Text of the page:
Agalaxy of performers and volunteers has been assembled to beguile, warn and educate viewers about HIV, AIDS and assorted ramifications. The wonder of it all is that it comes off as such slick entertainment.
Barbara Walters hosts the show, which is performed for the most part on a set lined with panels from the Names Project AIDSQuilt. Brief warnings about prevention come from celebs ranging from President Clinton to Whoopi Goldberg, Rosie O’Donnell to Liz Smith, Rosie Perez to Michael Moriarty.
Clint Black, Kathy Mattea, Chaka Khan and Gloria Estefan entertain, as does jazz singer Jimmy Scott, who sings a pointed oldie, “I Cried for You.” Michael Feinstein notes that all the songs, old and new, are related to AIDS because they’re about love.
Liza Minnelli lets loose on a powerful, chorus-backed “The Day After That” (from “The Kissof the Spider Woman”). Lou Reed’s haunting “Halloween Parade,” sung with videos of people celebrating the annual Greenwich Village parade, is terrif.
Seattle-based rock group Rumors of the Big Wave movingly sings a safe-sex anthem, “Love Glove,” and Youthwave, HIV-positive young adults who’ve formed a traveling info brigade, briskly bring home truths to young adults.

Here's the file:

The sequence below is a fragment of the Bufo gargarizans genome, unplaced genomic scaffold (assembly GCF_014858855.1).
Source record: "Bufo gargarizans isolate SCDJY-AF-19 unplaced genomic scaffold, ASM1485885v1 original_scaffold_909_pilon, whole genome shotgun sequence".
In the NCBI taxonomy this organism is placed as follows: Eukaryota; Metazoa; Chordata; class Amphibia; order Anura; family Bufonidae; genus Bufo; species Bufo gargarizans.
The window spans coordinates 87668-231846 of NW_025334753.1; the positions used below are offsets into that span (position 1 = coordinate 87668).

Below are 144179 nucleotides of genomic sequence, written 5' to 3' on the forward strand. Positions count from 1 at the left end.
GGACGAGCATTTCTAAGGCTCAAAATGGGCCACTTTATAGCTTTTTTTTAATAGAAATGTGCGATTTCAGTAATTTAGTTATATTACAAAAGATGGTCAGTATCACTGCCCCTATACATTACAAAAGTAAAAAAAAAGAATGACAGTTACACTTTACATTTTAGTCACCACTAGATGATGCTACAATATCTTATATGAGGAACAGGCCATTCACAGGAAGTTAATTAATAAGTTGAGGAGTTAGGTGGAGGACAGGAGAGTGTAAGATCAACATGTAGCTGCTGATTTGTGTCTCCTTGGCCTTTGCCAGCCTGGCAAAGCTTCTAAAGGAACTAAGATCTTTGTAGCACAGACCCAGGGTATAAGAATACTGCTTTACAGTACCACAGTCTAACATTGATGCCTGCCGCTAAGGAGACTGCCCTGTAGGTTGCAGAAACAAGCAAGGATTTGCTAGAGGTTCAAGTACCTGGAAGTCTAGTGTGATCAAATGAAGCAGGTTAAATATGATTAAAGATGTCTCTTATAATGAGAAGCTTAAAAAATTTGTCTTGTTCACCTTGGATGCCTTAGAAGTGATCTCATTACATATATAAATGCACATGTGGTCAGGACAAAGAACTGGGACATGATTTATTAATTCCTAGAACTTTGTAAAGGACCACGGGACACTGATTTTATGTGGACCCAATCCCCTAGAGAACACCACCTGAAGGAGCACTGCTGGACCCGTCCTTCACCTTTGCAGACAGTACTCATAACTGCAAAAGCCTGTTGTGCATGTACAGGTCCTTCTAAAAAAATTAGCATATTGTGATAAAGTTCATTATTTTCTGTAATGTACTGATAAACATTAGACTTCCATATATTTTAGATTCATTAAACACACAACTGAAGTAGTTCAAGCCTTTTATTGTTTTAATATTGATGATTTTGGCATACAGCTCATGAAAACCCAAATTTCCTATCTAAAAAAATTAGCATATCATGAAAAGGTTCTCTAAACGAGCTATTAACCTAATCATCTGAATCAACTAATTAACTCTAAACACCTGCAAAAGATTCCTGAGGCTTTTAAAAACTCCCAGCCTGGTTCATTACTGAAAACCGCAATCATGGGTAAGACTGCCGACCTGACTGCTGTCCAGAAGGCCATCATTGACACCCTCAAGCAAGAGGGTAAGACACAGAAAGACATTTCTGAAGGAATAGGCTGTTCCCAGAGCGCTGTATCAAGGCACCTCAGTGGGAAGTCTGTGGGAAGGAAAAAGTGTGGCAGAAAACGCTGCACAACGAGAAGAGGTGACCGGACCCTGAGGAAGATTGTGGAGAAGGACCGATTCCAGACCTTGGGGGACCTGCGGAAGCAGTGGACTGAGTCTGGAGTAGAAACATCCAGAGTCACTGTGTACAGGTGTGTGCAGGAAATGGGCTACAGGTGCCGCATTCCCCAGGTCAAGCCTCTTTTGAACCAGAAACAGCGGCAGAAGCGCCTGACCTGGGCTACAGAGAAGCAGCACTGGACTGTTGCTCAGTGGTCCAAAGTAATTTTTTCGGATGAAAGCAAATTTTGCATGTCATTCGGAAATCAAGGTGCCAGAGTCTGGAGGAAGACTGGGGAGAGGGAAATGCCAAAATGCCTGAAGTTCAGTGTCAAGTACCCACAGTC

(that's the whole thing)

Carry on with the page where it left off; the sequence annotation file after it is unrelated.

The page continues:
The days of TV’s obscuring of condoms have passed, and they’re repeatedly mentioned and demonstrated.
A touching video portrait of the late Broadway musical director James Raitt rehearsing the “Damn Yankees” orch is stunning.
A video essay on rural ignorance about AIDS spotlights a doctor educating a small town in Georgia, where the virus is multiplying among heterosexuals; there’s a glimpse of AIDS service organizations, such as New York’s Miracle House, where patients’ families can assemble for support.
The medical news during thetelecast about the virus isn’t encouraging. The drug AZT may possibly protect pregnant women with AIDS from passing the disease to the fetus, which would be a medical breakthrough; however, doctors and lab workers verify no magic bullet for HIV or AIDS is in the air — and new cases of AIDS among heterosexuals increased in 1993.
Program, with repeated insistence about safe sex, sterilized needles and mention of abstinence, has been sharply produced and directed with dignity, purpose and showbiz know-how. As Barbara Walters says, it’s part of “a commitment to end the AIDS crisis.” Maybe the idea of more warning programming will catch on in other quarters — there’s more to lose among the innocents than innocence.